The ‘page/stage divide’ is much discussed, and considered by many to be mythical. For all the chest-beating about spoken word being contemporary here’s Pliny the Younger (AD 61-113), writing to the historian Cornelius Tacitus (AD56-117) and discussing the page/stage divide in the First Century AD. The discussion is about legal speeches, and these were frequently published at the time. Then, as now, there was more than a little theatre to the law courts.
I’ve previously blogged his complaints about Hollywooding.
Book 1, Letter 20 – translated by Betty Radice.
…it is argued that there is a great difference between a speech as delivered and the written version. This is a popular view, I know, but I feel convinced (if I am not mistaken) that, though some speeches may sound better than they read, if the written speech is good it must also be good when delivered, for it is the model and prototype for the spoken version. That is why we find so many rhetorical figures, apparently spontaneous, in any good written speech, even in those we know were published without being delivered: for example, in Cicero’s speech against Verres: ‘An artist? – now who was he? thank you for telling me: people said it was Polyclitus.’ It follows then that the perfect speech when delivered is that which keeps most closely to the written version, so long as the speaker is allowed the full time due to him; if he is cut short it is no fault of his, but a serious error on the part of the judge. The law supports my view, for it allows speakers any amount of time and recommends not brevity but the full exposition and precision that brevity cannot permit, except in very restricted cases. Let me add what I have learned from the very best of all teachers, experience. On the many occasions when I have been counsel, judge, or assessor, I have found that people are influenced in different ways, and that small points often have important consequences. Men’s powers of judgement vary with their temperaments; thus they can listen to the same case but reach different conclusions, or perhaps the same one by a different emotional reaction. Moreover, everyone is prejudiced in favour of his own powers of discernment, and will always find an argument most convincing if it leads to the conclusion he has reached for himself; everyone must then be given something he can grasp and recognize as his own idea.
Regulus once said to me when we were appearing in the same case: ‘You think you should follow up every point, but I make straight for the throat and hang on to that.’ (He certainly hangs on to whatever he seizes, but he often misses the right place.) I pointed out that it might be the knee or the heel he seized when he thought he had the throat. ‘I can’t see the throat,’ I said, ‘ so my method is to feel my way and try everything – in fact I “leave no stone unturned”.’ On my farms I cultivate my fruit trees and fields as carefully as my vineyards, and in the fields I sow barley, beans and other legumes as well as corn and wheat; so when I am making a speech I scatter various arguments around like seeds in order to reap whatever crop comes up. There are as many unforeseen hazards and uncertainties to surmount in working on the minds of judges as in dealing with the problems of weather and soil. Nor have I forgotten the words of the comic poet Eupolis in praise of the great orator Pericles: ‘Speed marked his words, and persuasion sat upon his lips. Thus he could charm, yet alone among orators, left his sting behind in his hearers.’ But ‘speed’ alone (whether by that is meant brevity or rapidity or both, for they are different things) could not have given Pericles his power to persuade and charm had he also not also possessed a supreme gift of eloquence. Charm and persuasion require fullness of treatment and time for delivery, and a speaker who leaves his sting in the minds of his hearers does not stop at pricking them, but drives his point in. And again, another comic poet* said of Pericles that ‘he flashed lightening, thundered and confounded Greece’. It is no curtailed and restricted style but a grand oratory, spacious and sublime, which can thunder, lighten, and throw a world into tumult and confusion.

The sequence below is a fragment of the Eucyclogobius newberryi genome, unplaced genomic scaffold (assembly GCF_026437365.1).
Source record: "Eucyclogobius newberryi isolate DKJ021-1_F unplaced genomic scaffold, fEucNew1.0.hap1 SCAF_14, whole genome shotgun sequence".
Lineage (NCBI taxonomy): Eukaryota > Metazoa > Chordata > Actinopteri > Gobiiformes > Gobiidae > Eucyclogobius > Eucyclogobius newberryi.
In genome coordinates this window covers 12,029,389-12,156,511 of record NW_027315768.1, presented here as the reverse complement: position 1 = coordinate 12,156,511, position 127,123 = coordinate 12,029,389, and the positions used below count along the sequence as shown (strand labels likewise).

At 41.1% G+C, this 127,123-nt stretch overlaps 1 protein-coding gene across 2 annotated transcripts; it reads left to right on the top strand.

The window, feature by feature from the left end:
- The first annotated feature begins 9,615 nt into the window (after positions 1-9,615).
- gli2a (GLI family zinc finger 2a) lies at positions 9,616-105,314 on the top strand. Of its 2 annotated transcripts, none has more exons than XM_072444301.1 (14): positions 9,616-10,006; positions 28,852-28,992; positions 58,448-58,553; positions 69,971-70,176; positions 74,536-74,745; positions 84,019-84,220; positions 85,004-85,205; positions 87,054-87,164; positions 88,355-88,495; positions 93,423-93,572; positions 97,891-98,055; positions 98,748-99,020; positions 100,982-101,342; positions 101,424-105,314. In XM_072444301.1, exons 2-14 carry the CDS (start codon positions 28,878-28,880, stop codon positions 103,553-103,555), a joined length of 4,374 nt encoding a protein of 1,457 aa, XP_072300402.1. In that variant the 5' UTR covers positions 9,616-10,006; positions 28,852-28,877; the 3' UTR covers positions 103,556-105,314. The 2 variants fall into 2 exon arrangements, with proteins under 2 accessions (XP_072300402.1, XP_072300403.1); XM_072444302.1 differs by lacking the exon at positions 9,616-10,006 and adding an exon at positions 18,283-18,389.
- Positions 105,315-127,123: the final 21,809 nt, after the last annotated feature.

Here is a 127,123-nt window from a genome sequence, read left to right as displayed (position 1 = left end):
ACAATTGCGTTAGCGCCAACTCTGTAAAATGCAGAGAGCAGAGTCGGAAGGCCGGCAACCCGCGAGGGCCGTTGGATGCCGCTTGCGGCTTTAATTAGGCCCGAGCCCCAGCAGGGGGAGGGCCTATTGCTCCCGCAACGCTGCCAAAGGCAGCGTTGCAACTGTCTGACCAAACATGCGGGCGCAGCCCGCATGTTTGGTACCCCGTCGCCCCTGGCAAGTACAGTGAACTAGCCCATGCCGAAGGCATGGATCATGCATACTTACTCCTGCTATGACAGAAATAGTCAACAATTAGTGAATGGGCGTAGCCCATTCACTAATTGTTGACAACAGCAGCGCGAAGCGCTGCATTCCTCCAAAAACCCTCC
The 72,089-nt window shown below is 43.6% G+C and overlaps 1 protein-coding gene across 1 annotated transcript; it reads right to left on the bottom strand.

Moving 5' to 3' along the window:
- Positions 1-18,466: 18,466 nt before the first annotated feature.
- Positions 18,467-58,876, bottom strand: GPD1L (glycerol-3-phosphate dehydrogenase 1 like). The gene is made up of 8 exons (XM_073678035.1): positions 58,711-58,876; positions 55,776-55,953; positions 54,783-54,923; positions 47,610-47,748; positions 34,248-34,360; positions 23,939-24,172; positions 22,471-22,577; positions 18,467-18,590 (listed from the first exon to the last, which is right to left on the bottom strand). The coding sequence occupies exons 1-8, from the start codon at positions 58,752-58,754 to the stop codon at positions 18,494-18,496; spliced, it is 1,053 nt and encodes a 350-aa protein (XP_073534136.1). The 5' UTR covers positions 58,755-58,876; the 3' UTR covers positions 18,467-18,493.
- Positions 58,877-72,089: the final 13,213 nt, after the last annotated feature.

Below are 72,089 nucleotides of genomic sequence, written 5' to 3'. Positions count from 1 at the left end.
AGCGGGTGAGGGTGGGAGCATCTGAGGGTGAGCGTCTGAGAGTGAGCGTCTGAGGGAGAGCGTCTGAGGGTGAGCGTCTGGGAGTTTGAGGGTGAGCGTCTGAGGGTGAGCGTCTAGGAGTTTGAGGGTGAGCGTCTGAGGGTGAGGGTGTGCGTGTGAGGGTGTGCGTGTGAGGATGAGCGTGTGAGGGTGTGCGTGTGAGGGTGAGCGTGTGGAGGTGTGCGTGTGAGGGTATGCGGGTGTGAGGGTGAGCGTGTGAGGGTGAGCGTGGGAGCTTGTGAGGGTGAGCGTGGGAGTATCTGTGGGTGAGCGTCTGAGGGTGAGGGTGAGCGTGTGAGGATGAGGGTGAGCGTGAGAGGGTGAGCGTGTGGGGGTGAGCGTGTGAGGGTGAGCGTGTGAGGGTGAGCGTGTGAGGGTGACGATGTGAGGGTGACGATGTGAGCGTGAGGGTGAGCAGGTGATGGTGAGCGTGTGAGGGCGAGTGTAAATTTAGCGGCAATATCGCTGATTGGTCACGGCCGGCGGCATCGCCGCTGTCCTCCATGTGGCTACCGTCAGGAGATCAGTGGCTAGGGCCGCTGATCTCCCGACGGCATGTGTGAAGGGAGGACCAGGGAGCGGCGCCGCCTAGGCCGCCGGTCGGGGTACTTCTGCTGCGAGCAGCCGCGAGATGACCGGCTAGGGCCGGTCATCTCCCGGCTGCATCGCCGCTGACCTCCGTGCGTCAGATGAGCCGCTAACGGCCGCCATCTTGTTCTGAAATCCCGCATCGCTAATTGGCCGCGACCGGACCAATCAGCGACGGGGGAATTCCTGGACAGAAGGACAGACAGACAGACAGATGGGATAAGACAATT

‘All the same, the mean is best.’ No one denies it, but to fall short through over-compression is to miss the mean just as much as to be diffuse and go beyond it. The criticism ‘spiritless and feeble’ is heard as often as ‘excessive and redundant’, when one speaker does not cover his ground and another goes outside it. Both fail, through weakness or vitality, but the latter is at least the fault of a more powerful talent, if a crude one. In saying this I do not mean to praise Homer’s Thersites, ‘unbridled of tongue’, but Odysseus with his ‘words like flakes of winter snow’; and I can also very much admire Menelaus who spoke ‘at no great length but very clearly’. But, if I were given my choice, I prefer the speech like the winter snows, one which is fluent and vigorous, but also expansive, which is in fact divinely inspired.
‘But a lot of people like a short speech.’ So they do, if they are lazy, but it is absurd to take their idle whim as a serious opinion; if you followed their advice you would do best not in a short speech but saying nothing at all.